In Canada S&P/TSX composite index ended down 321.08 points, or 1.5%, at 20,690.81.
“The risks in the market seem to be taking on a life of their own,” said Colin Cieszynski, chief market strategist at SIA Wealth Management. “Some investors are starting to head for the exits.”
The Toronto market’s technology sector fell 3.7%, while heavily-weighted financials ended 1.8% lower.
The industrials group was down 1.7%, weighed by a 7.3% decline for shares of Air Canada after the airline reported a larger-than-expected quarterly loss and said it is adding capacity to meet a rebound in spring traffic.
Energy was a bright spot, gaining 0.8% as oil prices rallied. U.S. crude oil futures settled 3.2% higher at $101.70 a barrel.
Volume on U.S. exchanges was 12.3 billion shares, compared with a 12.6 billion average over the last 20 trading days. Declining issues outnumbered advancing ones on the NYSE by a 4.71-to-1 ratio; on Nasdaq, a 4.82-to-1 ratio favored decliners. The S&P 500 posted no new 52-week highs and 45 new lows; the Nasdaq Composite recorded 24 new highs and 646 new lows.
U.S. Treasury yields slid on Tuesday as uncertainties surrounding the war in Ukraine and Federal Reserve efforts to bring down inflation kept investors cautious ahead of an expected hike in interest rates next week.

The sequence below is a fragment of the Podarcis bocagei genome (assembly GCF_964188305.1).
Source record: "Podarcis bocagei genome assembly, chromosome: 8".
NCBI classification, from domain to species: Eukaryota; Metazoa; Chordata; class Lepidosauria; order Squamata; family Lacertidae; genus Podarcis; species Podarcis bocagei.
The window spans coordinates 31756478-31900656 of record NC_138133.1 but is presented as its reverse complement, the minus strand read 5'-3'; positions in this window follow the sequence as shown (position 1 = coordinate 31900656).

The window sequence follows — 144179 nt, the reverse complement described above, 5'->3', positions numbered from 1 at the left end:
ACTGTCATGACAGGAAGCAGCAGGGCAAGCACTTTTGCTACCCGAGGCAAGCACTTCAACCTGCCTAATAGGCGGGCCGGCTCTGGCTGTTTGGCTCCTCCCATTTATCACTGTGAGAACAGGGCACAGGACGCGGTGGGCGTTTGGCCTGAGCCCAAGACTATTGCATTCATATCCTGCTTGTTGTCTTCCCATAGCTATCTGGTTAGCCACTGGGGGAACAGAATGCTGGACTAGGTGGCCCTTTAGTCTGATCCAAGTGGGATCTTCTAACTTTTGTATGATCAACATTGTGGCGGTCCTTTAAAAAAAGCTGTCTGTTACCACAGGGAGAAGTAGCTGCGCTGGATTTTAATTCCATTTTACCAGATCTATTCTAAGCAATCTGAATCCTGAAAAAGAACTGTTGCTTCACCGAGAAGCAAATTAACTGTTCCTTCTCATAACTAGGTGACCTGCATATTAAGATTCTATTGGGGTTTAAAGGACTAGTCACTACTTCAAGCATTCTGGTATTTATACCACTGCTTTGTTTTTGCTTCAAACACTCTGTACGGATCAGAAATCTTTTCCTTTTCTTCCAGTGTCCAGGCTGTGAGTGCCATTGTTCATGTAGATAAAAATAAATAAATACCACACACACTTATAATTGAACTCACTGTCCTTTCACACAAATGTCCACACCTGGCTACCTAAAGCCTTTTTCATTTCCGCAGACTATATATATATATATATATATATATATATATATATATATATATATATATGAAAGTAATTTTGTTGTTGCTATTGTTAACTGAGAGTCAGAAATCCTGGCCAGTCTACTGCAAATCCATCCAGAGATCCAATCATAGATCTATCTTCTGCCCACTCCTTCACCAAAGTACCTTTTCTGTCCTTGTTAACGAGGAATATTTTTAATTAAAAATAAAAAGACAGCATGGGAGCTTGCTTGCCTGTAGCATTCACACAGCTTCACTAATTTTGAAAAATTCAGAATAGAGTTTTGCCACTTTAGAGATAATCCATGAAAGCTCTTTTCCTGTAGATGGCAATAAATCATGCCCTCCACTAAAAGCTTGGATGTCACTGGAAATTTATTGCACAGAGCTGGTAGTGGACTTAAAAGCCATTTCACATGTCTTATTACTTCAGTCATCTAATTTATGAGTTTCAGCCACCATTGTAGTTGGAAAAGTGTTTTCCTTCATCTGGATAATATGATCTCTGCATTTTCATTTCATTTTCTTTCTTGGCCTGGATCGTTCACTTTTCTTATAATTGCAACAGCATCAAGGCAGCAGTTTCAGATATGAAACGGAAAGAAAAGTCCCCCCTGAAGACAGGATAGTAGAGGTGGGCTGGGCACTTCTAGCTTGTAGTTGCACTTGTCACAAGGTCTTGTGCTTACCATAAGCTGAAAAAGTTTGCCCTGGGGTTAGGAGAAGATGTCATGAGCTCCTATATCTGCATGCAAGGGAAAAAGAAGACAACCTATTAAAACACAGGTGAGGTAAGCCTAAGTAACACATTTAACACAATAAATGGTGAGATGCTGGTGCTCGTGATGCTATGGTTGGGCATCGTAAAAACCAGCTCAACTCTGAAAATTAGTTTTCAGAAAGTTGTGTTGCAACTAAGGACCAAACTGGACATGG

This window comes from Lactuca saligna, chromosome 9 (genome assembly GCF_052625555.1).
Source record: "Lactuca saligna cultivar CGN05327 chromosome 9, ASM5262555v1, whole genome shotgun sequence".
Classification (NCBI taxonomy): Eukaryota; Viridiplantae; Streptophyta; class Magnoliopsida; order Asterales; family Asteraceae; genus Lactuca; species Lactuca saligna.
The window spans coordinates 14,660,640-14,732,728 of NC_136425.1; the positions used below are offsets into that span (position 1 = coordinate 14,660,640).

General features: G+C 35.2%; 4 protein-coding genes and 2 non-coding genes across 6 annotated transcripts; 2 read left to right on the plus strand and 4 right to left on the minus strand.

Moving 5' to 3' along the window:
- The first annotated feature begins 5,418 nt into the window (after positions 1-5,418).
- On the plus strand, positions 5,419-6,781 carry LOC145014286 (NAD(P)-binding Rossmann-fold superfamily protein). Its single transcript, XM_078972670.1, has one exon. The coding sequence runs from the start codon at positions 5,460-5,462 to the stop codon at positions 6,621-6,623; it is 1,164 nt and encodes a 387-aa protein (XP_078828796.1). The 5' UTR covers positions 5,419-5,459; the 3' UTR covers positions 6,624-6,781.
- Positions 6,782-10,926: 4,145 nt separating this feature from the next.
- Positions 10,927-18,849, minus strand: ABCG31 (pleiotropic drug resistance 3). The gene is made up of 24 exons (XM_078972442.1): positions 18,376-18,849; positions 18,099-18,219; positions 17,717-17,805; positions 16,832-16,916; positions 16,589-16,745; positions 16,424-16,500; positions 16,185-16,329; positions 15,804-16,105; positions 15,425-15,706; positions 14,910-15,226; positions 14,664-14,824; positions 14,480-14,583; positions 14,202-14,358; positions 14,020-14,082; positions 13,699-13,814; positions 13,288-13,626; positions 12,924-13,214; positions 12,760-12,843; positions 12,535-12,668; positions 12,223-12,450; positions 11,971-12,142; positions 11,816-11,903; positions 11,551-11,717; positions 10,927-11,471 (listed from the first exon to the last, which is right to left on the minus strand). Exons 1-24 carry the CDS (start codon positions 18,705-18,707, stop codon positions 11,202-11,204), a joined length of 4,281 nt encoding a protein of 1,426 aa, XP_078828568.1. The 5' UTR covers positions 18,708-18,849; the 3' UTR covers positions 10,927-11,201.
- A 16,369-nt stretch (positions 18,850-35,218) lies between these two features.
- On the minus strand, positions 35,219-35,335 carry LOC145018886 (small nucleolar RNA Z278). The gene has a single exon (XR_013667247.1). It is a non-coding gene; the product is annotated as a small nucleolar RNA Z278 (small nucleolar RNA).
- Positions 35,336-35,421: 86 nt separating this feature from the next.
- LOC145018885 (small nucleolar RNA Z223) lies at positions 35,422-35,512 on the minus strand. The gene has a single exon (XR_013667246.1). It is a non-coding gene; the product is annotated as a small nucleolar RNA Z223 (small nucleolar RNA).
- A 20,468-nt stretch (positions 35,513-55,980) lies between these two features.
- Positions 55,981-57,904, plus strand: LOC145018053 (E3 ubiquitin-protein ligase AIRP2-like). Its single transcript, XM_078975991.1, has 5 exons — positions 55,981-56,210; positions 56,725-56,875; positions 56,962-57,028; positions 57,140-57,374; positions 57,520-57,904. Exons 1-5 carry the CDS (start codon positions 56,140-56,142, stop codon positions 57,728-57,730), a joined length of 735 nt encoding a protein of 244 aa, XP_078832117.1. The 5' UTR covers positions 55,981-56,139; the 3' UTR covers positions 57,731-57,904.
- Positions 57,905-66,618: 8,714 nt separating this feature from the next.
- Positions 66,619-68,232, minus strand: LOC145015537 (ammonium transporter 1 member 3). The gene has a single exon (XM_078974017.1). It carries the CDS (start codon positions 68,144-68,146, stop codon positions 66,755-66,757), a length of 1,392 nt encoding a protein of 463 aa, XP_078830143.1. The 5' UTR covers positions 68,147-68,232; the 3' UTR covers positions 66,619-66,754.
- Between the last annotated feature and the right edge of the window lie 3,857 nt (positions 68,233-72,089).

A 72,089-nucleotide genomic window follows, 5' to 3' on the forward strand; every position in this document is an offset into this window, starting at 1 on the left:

The yield on benchmark 10-year Treasury notes slid 5.5 basis points to 2.772%. Canadian bond yields were also lower.
U.S. data released on Tuesday, including business spending and consumer confidence, was relatively strong, but people are more concerned about the future than good job growth and demand, said Stan Shipley, fixed-income strategist at Evercore ISI.
“Yields are going down because people are scared about the future, so they’re scared we are slipping into recession or slow economic growth,” Shipley said.
“With the Fed going to have to raise interest rates a lot and with the war going on and high oil prices, in late 2022 or early 2023 we may witness a recession.”
Policymakers will meet May 3-4 when they are expected to raise rates by 50 basis points and announce plans to begin reducing the Fed’s $8.9 trillion balance sheet.
How the markets respond next week is unclear, even as Fed Chair Jerome Powell has spelled out the U.S. central bank’s plans to aggressively tackle inflation, said Kevin Flanagan, head of fixed-income Strategy at WisdomTree Investments.
“The Fed has raised rates once, by a quarter point. We are one rate hike removed from a zero-interest rate policy,” he said. “Now it comes down to Powell & Co. actually making their actions match their words and market expectations.”
New orders for U.S.-made capital goods rebounded more than expected in March, a sign that business spending on equipment ended the first quarter with strong momentum, Commerce Department data showed.
Orders for non-defense capital goods excluding aircraft increased 1.0% last month, or double the forecast of economists polled by Reuters. These so-called core capital goods orders fell 0.3% in February.
Other data showed a dip in consumer confidence in April but it remained above pandemic lows, while plans to buy a house climbed despite soaring mortgage rates and record house prices.
Reuters, Globe staff